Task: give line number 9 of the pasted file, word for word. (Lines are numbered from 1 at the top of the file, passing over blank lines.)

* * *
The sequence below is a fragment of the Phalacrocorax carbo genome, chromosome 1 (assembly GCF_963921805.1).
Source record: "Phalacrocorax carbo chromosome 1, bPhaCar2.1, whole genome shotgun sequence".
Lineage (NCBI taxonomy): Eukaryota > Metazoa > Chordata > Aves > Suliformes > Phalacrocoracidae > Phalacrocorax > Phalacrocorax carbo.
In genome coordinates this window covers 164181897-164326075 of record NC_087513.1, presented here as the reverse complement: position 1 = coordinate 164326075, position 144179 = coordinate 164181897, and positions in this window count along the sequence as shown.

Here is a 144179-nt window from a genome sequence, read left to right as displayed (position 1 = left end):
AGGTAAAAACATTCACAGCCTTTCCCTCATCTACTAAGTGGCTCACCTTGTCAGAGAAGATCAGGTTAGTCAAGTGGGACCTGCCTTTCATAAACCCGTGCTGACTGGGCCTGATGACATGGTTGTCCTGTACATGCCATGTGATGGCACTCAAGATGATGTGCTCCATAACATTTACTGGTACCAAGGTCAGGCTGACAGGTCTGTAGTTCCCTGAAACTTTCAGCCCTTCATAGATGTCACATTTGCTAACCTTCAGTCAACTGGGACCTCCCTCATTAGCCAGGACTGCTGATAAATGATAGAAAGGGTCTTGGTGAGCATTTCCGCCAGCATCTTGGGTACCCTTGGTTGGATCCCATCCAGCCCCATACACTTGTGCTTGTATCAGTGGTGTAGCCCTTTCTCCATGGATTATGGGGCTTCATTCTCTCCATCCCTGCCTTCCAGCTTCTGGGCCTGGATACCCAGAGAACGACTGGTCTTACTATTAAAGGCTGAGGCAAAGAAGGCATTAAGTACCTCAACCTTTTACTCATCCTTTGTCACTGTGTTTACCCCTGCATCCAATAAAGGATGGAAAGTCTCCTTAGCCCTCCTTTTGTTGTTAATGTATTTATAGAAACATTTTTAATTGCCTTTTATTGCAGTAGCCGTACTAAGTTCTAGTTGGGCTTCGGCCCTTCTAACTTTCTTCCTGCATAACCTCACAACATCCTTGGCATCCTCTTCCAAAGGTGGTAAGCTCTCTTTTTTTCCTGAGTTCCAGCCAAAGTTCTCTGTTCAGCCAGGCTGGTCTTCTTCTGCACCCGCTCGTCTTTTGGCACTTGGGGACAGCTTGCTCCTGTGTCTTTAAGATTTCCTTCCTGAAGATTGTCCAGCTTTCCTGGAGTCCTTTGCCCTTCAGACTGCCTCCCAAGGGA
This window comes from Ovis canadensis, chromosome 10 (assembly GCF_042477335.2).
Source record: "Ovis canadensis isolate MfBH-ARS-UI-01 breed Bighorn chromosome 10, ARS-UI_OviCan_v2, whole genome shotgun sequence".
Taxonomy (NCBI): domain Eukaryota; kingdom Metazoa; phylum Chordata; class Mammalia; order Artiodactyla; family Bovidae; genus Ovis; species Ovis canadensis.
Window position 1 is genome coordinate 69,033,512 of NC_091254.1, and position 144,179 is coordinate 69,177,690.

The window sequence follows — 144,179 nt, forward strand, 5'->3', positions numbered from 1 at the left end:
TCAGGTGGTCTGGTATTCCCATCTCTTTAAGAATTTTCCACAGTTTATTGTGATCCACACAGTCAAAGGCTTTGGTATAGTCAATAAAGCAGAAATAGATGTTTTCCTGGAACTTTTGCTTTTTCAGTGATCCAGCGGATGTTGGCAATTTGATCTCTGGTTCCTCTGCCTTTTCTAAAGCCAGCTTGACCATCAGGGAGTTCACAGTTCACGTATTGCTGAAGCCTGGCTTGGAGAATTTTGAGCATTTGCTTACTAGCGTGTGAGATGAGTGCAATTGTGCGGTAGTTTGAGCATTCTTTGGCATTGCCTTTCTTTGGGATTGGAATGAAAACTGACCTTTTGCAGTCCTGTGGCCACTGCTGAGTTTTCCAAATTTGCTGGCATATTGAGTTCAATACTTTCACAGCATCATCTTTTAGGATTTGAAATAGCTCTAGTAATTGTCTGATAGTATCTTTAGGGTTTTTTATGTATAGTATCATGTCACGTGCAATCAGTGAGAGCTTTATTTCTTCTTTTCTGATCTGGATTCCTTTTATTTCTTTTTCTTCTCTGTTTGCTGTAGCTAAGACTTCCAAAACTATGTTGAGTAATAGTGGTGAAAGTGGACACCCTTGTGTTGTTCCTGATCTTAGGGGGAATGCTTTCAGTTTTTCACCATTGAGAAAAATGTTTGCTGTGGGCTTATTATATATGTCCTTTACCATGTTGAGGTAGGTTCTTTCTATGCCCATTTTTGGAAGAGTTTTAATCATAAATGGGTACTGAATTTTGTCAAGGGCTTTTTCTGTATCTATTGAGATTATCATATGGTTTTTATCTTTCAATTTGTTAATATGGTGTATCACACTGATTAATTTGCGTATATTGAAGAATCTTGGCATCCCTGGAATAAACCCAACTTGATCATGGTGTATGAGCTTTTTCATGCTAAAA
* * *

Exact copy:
Taxonomy (NCBI): domain Eukaryota; kingdom Metazoa; phylum Chordata; class Mammalia; order Artiodactyla; family Bovidae; genus Ovis; species Ovis canadensis.